Freshly isolated osteoblasts were plated in 6-well plates in DMEM supplemented with 10% FBS and antibiotics. On day 7, P. gingivalis was inoculated at a MOI of 150 for 1 h. Uninfected osteoblasts were used as controls. Osteoblasts were washed with ice-cold PBS and lysed with ice-cold RIPA buffer containing freshly added protease inhibitors. The soluble fraction was collected by centrifugation at 10,000 × g for 20 min. The cell lysates were pre-cleared by incubation with protein A Sepharose beads at 4°C for 10 min on a rocker. The concentrations of the lysates were determined by BCA assay, and were then diluted to 5 mg/ml with PBS. To 500 μl of cell lysate, rat anti-mouse α5β1 monoclonal antibody (1:25; Millipore) or rabbit anti-rFimA polyclonal antibody (1:100) was added and gently mixed overnight at 4°C on a rocker. The immunocomplexes were captured by adding 100 μl of bead slurry and gently rocking overnight at 4°C. The beads were collected by pulse centrifugation and washed with ice-cold RIPA buffer. The immunocomplexes were dissociated from the beads by boiling in SDS-PAGE sample buffer for 5 min and analyzed by western blotting with rabbit anti-integrin α5 or β1 polyclonal antibody (both 1:500; Millipore) or rabbit anti-FimA polyclonal antibody (1:2000). Crude osteoblast and P. gingivalis extracts were included on the western blots alone as controls to identify the bands for α5, β1, and FimA.
Confocal fluorescence microscopy
To further identify the receptors utilized by P. gingivalis during invasion of osteoblasts, P. gingivalis was inoculated into 7-day-old osteoblast cultures at a MOI of 150 for 1 h. Uninfected osteoblasts were used as controls. The cultures were washed with PBS, fixed in 2% paraformaldehyde (PFA), permeabilized with 0.1% Nonidet P-40, and blocked with 3% BSA and 1% horse serum. The cultures were further incubated with rat anti-mouse integrin α5β1 monoclonal antibody (1:100; Millipore) and rabbit anti-P. gingivalis FimA polyclonal antibody (1:2000) overnight at 4°C, followed by washing and incubation with Alexa Fluor 594 conjugated goat anti-rat and Alexa Fluor 488 conjugated goat anti-rabbit secondary antibodies (both 1:200; Molecular Probes, Invitrogen, Carlsbad, CA) for 1 h at room temperature (RT). Rat and rabbit IgG isotype controls were included to validate the specificity of the staining. Osteoblast nuclei were labeled with DAPI (Molecular Probes). The confocal images were captured with an Olympus FV1000 Laser Confocal microscope using Olympus Fluoview software (Olympus America Inc. Center Valley, PA). The potential binding between osteoblast integrin α5β1 and P. gingivalis fimbriae was indicated by the yellow fluorescence where red (α5β1) and green (fimbriae) fluorescence co-localized.
To determine whether α5β1-fimbriae binding and/or new host protein synthesis were essential for P. gingivalis invasion of osteoblasts, four experimental groups were set up: 1) control, osteoblasts without P. gingivalis inoculation; 2) osteoblasts inoculated with P. gingivalis; 3) osteoblasts treated with a 1:100 dilution of rat anti-mouse integrin α5β1 monoclonal antibody (Millipore) for 1 h at RT prior to bacterial inoculation; 4) osteoblasts pretreated with the protein synthesis inhibitor, cycloheximide (50 μg/ml), 1 h prior to bacterial inoculation. For groups 2, 3 and 4, osteoblasts were inoculated with P. gingivalis at a MOI of 150 for 30 min, 1 h and 3 h. Thereafter, the cultures were washed, fixed, permeabilized and blocked as described above. The cells were incubated with rabbit anti-P. gingivalis polyclonal antibody (1:4000) for 1 hr at RT, followed by washing and incubation with Alexa Fluor 488 conjugated goat anti-rabbit secondary antibody (1:200; Molecular Probes) for 1 h at RT. Osteoblast actin and nuclei were labeled with rhodamine phalloidin (Molecular Probes) and DAPI, respectively. The internalization of P. gingivalis into osteoblasts was determined by the localization of the bacteria within the cytoplasmic boundary of osteoblasts, as well as the close proximity of the bacteria to osteoblast nuclei. The number of osteoblasts with bacterial invasion was counted manually and expressed as the percentage of the total number of osteoblasts counted.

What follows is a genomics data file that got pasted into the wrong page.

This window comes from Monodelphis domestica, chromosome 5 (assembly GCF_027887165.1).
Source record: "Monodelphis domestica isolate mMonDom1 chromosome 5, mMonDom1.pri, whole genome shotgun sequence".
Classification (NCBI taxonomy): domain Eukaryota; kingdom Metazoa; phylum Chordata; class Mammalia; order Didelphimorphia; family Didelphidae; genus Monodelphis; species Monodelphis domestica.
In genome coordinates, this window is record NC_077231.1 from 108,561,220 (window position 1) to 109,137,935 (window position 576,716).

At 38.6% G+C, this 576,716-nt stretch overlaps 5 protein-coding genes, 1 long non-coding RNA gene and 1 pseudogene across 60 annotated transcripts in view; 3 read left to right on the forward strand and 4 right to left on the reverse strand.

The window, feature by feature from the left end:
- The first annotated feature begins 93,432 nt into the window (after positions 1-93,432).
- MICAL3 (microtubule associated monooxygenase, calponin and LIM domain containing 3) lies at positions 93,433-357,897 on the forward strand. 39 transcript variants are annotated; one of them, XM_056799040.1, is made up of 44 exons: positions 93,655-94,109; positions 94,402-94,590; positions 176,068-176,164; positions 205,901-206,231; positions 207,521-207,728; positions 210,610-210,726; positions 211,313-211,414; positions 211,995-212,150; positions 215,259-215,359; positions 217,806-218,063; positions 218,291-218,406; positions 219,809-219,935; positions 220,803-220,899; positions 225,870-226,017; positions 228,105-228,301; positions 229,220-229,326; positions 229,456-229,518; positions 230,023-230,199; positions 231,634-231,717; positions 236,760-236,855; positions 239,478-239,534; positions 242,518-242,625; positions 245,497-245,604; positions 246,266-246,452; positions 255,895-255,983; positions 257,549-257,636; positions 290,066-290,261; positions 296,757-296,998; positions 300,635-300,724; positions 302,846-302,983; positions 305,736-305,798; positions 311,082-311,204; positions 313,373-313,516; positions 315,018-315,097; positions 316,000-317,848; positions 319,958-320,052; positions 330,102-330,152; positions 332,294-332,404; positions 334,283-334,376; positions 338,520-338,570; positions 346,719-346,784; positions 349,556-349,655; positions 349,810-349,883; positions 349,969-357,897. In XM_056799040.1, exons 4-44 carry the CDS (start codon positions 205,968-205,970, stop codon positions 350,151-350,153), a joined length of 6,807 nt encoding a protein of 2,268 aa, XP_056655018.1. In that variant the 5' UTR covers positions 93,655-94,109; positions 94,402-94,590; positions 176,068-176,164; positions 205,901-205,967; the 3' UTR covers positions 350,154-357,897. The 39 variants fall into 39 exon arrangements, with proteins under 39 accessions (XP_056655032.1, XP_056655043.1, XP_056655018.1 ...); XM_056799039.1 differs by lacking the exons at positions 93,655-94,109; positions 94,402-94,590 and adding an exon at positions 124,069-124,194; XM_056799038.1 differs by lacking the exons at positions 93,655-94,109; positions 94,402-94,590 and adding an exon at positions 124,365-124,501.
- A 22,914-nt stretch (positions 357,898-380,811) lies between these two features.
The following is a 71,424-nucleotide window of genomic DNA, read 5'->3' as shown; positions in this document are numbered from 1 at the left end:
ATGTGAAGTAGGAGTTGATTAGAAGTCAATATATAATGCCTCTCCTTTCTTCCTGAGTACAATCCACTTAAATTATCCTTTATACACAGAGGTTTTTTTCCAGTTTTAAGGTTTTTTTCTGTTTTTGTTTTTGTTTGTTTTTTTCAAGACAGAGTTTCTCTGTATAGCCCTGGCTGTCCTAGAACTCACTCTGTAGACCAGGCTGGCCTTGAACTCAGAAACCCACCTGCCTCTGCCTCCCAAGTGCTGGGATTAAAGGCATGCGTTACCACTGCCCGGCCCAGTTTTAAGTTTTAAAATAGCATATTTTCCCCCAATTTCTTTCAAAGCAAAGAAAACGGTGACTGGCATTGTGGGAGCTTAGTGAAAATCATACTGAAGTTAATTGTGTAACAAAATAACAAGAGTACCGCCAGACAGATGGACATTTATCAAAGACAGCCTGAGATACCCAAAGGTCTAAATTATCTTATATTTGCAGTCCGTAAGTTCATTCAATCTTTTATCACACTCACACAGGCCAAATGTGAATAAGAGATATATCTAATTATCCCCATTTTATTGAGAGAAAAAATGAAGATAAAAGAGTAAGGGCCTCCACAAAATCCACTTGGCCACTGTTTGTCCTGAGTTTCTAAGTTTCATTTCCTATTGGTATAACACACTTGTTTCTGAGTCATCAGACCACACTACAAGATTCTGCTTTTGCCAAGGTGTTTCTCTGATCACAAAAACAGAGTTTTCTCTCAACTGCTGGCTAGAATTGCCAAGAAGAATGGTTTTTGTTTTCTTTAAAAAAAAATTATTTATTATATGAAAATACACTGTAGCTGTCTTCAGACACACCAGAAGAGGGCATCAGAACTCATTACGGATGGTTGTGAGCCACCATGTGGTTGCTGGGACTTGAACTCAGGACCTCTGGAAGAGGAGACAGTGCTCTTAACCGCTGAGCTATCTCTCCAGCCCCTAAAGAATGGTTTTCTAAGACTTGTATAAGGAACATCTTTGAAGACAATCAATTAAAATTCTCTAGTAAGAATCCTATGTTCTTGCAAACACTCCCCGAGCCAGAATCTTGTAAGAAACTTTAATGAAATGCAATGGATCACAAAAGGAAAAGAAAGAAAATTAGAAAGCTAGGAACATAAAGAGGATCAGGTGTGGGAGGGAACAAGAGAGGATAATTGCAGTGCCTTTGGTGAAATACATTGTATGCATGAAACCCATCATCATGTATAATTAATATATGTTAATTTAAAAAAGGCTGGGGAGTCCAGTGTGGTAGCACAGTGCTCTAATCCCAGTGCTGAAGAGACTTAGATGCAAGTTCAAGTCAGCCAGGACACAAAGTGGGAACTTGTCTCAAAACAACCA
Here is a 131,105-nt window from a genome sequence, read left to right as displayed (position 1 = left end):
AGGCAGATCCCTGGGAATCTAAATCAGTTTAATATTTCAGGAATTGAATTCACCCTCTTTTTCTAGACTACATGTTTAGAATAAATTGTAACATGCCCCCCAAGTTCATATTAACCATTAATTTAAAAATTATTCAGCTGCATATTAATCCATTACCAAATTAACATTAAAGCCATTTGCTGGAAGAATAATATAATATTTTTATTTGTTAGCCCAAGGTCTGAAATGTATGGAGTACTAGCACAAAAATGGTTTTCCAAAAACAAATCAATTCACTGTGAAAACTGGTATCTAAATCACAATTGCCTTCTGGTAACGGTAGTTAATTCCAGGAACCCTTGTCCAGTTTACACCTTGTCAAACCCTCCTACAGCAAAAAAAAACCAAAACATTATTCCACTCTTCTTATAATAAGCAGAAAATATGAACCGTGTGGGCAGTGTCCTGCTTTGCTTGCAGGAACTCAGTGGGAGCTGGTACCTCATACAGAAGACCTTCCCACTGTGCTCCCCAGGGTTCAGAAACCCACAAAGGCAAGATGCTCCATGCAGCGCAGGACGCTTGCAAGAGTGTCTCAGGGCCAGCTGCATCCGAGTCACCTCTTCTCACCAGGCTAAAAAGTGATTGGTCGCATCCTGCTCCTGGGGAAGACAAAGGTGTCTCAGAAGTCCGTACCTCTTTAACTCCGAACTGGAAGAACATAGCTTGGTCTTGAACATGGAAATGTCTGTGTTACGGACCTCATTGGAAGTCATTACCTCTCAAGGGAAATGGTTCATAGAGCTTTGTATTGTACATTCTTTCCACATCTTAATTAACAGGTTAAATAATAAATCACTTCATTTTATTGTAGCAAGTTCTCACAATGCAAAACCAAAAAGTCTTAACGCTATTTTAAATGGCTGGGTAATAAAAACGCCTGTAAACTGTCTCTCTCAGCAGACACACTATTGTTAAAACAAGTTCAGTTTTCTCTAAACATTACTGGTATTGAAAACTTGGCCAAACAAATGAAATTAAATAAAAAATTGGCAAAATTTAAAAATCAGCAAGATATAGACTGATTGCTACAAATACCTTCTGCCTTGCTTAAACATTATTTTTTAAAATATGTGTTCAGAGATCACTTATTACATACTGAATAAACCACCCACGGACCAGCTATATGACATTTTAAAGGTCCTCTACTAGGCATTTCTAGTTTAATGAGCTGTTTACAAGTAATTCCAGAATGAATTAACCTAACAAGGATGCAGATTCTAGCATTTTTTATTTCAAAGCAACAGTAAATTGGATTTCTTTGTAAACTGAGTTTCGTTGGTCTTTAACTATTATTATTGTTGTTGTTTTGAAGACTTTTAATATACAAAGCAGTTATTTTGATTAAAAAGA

To determine whether actin rearrangement is required for P. gingivalis invasion, osteoblasts were inoculated with P. gingivalis at a MOI of 150 for 30 min, 3 h and 24 h with or without the addition of the actin-disrupting agent, cytochalasin D (2.5 μg/ml), for the entire infection period. Uninfected osteoblasts were used as controls. The staining process and confocal image acquisition were performed as described above. The number of osteoblasts with bacterial invasion was counted manually and expressed as the percentage of the total number of osteoblasts counted.
P. gingivalis-infected osteoblast cultures were fixed with 4% PFA in PBS. The TUNEL procedure was performed with the TACS TBL kit (R&D Systems, Minneapolis, MN) according to the manufacturer’s instructions. Nuclease treatment or exclusion of TdT enzyme was used as the positive or negative control, respectively. Light microscopic examination revealed apoptotic cells as having condensed, blue-stained nuclei. Quantification of apoptotic cells was determined manually and expressed as a percentage of the total number of cells counted.
All experiments were repeated independently three times. Data were analyzed using Student’s t test to determine the significance between groups (P ≤ 0.05).